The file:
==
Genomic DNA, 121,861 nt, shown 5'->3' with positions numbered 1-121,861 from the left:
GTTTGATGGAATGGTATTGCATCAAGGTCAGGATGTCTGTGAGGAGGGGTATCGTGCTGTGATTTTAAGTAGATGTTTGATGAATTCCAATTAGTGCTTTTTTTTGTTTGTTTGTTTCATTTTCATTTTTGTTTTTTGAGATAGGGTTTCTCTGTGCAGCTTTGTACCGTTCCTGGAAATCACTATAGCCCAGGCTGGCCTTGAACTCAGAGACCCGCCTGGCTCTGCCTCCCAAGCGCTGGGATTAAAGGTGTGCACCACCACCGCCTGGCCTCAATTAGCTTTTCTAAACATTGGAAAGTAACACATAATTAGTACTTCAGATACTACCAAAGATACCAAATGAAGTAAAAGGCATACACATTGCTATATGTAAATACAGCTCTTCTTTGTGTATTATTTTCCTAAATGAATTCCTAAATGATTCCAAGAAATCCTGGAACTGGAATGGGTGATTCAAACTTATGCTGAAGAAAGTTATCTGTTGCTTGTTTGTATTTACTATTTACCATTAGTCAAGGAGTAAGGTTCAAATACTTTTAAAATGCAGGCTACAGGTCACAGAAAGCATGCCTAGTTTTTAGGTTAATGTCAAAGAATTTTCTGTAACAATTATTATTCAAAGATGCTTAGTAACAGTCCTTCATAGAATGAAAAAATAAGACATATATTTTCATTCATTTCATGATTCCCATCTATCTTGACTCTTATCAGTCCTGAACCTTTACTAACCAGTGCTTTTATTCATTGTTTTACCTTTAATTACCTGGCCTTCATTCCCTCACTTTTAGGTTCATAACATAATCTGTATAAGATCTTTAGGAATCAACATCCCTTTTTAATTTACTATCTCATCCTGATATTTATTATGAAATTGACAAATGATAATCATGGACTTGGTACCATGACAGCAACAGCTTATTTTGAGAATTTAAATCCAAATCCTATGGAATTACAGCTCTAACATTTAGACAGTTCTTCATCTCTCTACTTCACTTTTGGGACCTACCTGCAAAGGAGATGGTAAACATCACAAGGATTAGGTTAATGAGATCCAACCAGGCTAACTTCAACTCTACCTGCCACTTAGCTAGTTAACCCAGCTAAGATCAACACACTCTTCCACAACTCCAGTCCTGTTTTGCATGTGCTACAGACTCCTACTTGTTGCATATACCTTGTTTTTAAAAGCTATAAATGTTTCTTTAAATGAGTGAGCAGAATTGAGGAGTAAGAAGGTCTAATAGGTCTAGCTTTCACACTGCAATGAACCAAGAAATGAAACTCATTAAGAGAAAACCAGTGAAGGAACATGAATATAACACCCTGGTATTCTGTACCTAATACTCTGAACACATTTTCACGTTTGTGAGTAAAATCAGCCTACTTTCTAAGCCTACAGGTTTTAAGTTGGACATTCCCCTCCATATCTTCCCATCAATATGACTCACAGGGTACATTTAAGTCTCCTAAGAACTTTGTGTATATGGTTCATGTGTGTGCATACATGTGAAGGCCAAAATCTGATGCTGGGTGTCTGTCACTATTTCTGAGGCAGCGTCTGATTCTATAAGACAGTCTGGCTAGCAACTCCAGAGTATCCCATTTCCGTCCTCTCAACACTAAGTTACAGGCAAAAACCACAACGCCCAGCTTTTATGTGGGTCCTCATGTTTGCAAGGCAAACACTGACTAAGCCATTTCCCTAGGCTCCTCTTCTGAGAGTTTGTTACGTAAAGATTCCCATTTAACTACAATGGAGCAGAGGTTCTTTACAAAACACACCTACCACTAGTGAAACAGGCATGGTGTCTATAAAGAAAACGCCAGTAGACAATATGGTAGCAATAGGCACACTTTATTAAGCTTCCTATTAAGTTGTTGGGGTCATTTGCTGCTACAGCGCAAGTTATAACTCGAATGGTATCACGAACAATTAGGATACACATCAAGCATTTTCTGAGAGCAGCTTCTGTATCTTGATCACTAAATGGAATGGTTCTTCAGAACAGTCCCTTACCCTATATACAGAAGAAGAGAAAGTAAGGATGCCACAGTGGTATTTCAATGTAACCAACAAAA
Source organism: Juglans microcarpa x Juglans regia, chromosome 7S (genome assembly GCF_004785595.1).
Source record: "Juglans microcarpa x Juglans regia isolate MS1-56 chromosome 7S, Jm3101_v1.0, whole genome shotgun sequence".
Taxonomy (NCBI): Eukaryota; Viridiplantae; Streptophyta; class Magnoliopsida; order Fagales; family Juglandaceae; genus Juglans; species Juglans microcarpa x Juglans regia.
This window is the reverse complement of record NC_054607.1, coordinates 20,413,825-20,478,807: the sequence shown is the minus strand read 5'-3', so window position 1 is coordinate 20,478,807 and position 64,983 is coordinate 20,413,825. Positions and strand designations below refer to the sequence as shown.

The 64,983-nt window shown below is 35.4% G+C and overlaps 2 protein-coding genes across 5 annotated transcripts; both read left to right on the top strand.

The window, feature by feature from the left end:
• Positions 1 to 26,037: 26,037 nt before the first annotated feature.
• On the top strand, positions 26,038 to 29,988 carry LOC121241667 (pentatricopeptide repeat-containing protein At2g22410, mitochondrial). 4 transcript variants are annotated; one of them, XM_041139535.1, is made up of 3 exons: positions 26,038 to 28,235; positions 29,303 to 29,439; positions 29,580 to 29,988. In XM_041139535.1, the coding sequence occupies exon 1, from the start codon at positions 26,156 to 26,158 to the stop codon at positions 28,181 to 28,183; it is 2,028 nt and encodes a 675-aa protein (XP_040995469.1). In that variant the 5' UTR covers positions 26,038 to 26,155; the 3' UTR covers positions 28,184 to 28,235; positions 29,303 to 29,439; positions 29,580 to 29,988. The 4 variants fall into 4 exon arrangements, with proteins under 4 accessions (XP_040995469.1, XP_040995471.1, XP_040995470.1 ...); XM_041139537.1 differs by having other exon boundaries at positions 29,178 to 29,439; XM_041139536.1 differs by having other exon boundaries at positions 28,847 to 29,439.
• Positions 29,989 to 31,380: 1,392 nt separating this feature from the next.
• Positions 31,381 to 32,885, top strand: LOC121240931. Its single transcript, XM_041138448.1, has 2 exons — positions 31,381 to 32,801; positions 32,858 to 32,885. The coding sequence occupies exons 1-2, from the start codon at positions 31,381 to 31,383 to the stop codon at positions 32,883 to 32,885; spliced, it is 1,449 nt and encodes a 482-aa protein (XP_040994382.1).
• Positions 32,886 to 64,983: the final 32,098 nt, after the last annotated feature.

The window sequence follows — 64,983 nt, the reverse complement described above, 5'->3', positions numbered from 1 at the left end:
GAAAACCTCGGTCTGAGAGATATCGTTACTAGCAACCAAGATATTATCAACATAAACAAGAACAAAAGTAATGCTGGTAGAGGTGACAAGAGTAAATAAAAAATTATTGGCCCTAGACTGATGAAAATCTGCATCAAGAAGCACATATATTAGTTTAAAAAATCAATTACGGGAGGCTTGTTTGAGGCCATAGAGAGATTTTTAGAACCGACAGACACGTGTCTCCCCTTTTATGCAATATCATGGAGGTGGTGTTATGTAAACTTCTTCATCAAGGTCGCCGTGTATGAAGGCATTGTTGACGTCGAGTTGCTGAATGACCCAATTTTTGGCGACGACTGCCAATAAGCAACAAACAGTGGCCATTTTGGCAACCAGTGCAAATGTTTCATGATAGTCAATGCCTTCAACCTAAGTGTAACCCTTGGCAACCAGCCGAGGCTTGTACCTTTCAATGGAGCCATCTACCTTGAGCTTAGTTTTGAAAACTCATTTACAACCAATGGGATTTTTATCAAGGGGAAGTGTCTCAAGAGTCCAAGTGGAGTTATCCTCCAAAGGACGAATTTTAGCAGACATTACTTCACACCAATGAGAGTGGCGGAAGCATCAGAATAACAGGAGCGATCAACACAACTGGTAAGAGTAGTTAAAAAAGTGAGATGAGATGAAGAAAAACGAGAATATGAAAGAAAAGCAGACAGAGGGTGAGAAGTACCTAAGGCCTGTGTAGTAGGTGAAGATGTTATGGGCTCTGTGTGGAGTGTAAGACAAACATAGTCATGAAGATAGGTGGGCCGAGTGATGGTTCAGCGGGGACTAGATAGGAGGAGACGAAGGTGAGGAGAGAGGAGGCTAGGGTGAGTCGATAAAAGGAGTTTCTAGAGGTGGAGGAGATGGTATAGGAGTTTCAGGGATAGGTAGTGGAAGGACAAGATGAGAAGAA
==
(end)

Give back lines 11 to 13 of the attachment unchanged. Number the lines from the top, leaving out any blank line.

• Positions 29,989 to 31,380: 1,392 nt separating this feature from the next.
• Positions 31,381 to 32,885, top strand: LOC121240931. Its single transcript, XM_041138448.1, has 2 exons — positions 31,381 to 32,801; positions 32,858 to 32,885. The coding sequence occupies exons 1-2, from the start codon at positions 31,381 to 31,383 to the stop codon at positions 32,883 to 32,885; spliced, it is 1,449 nt and encodes a 482-aa protein (XP_040994382.1).
• Positions 32,886 to 64,983: the final 32,098 nt, after the last annotated feature.